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Emerging Trends in Asset Recovery

Gretta Fenner-Zinkernagel, Charles Monteith and Pedro Gomes Pereira

Street protests in the ‘Arab Spring’ countries have illustrated that public demand for recovering stolen assets has grown exponentially, as have expectations by concerned populations and governments. From a topic discussed in expert forums, it has thus become a topic of the people. The question is: Have practitioners and policy makers delivered on these expectations?
Clearly, since the ratification of the UN Convention against Corruption (UNCAC) ten years ago, much progress has been made in streamlining respective legal and institutional frameworks. On the other hand, we also find that practical successes on the ground remain few and far apart, and largely limited to a handful of countries.
This book asks why and, through the voice of renowned practitioners from a broad range of affected countries, analyses challenges that remain, identifies new stumbling blocks that have cropped up, and discusses practical solutions that are being tested with a view to overcoming these.
The book is published by the Basel Institute on Governance’s International Centre for Asset Recovery (ICAR).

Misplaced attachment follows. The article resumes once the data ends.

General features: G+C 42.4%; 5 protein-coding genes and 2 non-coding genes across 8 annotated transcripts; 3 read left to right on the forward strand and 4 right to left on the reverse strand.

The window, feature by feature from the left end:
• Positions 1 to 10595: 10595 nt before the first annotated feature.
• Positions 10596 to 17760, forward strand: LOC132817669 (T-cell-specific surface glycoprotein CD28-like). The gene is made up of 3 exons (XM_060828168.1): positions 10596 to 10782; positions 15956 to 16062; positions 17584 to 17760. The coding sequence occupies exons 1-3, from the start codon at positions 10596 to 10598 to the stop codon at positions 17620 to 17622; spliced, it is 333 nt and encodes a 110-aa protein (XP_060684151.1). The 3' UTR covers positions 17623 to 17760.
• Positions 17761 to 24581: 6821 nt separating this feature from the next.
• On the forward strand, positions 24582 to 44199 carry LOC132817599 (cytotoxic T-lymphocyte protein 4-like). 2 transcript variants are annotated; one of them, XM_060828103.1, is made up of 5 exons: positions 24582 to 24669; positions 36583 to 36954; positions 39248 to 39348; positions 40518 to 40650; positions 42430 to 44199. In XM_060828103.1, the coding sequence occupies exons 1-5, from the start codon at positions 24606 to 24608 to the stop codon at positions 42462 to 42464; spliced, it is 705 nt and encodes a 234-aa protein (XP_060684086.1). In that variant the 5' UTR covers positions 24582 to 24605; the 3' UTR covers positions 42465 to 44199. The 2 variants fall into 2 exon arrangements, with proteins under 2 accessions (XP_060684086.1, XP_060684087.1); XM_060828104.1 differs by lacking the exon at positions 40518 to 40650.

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Major stumbling blocks 65

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Major stumbling blocks Part 1: Technical JASON SHARMAN Shell companies and asset recovery: Piercing the corporate veil One of the most common obstacles to tracing and recovering the pro- ceeds of large-scale corruption is the use of so-called shell companies to obscure the link between criminals and the money they have stolen. This chapter briefly reviews the nature and uses of shell companies in serious international corruption crimes and then makes some sugges- tions as how to respond to this challenge. It is important to emphasise that while this chapter looks at the illicit uses of shell companies, the large majority of shell companies are used for legal and legitimate purposes. What are shell companies? How is a shell company different from any other kind of company? First, these are privately owned companies, rather than being publicly listed on a stock exchange. More importantly, shell companies are not engaged in the production of any good or service. A partial exception is that the shell company may ostensibly be involved in the provision of some hard-to-verify service, like consultancy or marketing services, as an alibi to explain the receipt of corruption proceeds. But the main function of the shell company is its separate legal personality, as such companies are generally used to hold assets or bank accounts in a corporate name. In doing so, they obscure the name of the real person or people in control, referred to as the ‘beneficial owner’. When it comes to stolen wealth, the shell company...

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